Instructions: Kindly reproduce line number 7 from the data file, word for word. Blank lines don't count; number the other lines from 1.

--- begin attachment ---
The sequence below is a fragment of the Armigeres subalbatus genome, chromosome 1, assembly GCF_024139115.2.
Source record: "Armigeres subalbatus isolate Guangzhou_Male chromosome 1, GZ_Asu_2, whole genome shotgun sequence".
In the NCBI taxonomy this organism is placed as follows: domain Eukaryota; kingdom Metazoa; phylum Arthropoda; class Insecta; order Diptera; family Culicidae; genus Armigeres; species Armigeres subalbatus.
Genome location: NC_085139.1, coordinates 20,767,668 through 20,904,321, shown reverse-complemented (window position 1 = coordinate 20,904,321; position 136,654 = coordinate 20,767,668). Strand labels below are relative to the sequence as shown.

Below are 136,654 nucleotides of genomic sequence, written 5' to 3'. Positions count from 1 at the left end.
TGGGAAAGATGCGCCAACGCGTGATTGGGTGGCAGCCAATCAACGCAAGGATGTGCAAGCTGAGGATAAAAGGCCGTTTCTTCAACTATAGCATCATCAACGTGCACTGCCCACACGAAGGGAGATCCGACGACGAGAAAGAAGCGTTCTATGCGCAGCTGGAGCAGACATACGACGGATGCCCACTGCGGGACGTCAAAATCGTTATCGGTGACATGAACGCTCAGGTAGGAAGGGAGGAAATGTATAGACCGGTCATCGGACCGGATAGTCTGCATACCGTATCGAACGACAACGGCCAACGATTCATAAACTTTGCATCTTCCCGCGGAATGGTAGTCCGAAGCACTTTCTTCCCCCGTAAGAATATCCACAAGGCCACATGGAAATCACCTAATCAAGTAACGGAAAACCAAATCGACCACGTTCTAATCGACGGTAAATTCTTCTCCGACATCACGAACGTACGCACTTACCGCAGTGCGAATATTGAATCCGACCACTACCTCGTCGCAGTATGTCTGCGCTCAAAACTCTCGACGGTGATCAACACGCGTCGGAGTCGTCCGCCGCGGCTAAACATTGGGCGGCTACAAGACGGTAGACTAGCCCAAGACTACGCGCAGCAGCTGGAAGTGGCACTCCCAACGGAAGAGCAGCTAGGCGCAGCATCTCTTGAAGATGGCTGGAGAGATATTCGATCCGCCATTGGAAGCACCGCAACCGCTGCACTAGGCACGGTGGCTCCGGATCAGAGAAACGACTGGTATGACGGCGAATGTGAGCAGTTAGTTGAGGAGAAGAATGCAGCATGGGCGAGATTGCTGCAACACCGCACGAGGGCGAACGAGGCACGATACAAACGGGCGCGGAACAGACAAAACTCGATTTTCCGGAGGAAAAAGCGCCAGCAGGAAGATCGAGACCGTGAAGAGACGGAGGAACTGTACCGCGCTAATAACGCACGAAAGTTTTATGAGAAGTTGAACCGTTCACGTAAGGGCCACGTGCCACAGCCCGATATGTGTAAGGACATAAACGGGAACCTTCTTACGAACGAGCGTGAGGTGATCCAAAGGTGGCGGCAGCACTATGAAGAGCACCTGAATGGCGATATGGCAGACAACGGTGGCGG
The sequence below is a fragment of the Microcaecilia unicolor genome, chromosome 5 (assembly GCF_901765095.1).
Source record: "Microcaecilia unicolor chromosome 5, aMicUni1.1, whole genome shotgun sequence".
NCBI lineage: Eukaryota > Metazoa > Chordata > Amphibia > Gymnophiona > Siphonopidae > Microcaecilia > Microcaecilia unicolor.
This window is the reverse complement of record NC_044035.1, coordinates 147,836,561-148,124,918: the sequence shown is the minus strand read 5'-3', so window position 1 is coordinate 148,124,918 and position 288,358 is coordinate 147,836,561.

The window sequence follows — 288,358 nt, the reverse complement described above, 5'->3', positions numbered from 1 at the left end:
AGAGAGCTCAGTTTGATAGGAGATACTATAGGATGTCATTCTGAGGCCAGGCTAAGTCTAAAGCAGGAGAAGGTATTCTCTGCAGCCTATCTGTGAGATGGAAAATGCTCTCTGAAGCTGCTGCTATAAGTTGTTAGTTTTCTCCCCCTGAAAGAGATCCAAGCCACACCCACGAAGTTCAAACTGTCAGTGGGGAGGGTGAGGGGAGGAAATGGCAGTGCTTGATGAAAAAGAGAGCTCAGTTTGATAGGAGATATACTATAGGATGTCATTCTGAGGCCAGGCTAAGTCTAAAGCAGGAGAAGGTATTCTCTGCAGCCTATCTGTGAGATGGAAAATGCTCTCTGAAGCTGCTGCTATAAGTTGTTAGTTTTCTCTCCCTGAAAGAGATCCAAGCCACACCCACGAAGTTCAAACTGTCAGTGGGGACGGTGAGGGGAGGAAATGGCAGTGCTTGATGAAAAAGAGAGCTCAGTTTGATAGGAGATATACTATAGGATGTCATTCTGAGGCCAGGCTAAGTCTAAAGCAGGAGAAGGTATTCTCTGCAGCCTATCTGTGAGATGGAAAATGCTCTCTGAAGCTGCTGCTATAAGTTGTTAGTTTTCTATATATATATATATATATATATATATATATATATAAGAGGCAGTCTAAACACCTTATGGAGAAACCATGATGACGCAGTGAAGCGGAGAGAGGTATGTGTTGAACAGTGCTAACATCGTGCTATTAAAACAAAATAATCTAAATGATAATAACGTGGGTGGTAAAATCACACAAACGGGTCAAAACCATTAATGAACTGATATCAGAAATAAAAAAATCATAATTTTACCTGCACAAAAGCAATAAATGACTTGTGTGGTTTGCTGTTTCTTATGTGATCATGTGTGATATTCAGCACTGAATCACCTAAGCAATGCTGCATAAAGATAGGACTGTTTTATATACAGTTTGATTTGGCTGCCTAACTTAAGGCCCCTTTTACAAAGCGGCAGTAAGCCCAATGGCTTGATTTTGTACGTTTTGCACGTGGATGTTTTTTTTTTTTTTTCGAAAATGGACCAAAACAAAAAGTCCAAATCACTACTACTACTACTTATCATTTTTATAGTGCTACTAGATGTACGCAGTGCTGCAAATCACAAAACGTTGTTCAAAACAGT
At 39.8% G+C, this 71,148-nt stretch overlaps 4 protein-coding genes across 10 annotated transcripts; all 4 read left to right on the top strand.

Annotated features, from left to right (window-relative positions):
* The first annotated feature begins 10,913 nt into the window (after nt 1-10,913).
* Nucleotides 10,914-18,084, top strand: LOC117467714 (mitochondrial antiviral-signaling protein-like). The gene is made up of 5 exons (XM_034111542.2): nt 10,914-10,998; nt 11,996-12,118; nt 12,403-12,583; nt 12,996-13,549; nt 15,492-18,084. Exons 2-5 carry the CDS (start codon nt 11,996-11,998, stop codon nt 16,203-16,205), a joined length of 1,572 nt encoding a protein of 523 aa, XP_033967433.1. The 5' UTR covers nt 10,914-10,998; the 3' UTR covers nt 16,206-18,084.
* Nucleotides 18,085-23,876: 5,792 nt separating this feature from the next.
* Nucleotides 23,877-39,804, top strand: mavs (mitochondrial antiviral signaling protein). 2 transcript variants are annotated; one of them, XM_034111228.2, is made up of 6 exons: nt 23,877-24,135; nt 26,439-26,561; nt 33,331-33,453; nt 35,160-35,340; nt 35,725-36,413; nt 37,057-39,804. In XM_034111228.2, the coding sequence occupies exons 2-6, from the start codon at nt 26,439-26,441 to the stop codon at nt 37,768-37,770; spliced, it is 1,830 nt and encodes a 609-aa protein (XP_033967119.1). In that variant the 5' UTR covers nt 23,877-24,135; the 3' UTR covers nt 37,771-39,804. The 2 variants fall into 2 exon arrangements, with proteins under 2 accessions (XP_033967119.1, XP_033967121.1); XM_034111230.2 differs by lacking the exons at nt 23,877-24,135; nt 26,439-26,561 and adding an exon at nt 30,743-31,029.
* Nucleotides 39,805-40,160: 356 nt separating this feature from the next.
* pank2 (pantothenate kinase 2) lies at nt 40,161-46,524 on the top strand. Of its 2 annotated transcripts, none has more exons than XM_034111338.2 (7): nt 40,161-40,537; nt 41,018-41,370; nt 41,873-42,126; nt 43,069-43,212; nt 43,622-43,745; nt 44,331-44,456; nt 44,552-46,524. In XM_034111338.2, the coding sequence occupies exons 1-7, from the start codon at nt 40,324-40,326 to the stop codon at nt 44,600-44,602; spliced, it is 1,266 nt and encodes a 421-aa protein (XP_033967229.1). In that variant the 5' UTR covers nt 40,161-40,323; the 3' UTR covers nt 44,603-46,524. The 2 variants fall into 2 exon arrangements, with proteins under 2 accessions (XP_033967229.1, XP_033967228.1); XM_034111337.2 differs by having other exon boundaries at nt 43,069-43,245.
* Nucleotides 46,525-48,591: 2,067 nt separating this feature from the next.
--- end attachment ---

The sequence below is a fragment of the Microcaecilia unicolor genome, chromosome 5 (assembly GCF_901765095.1).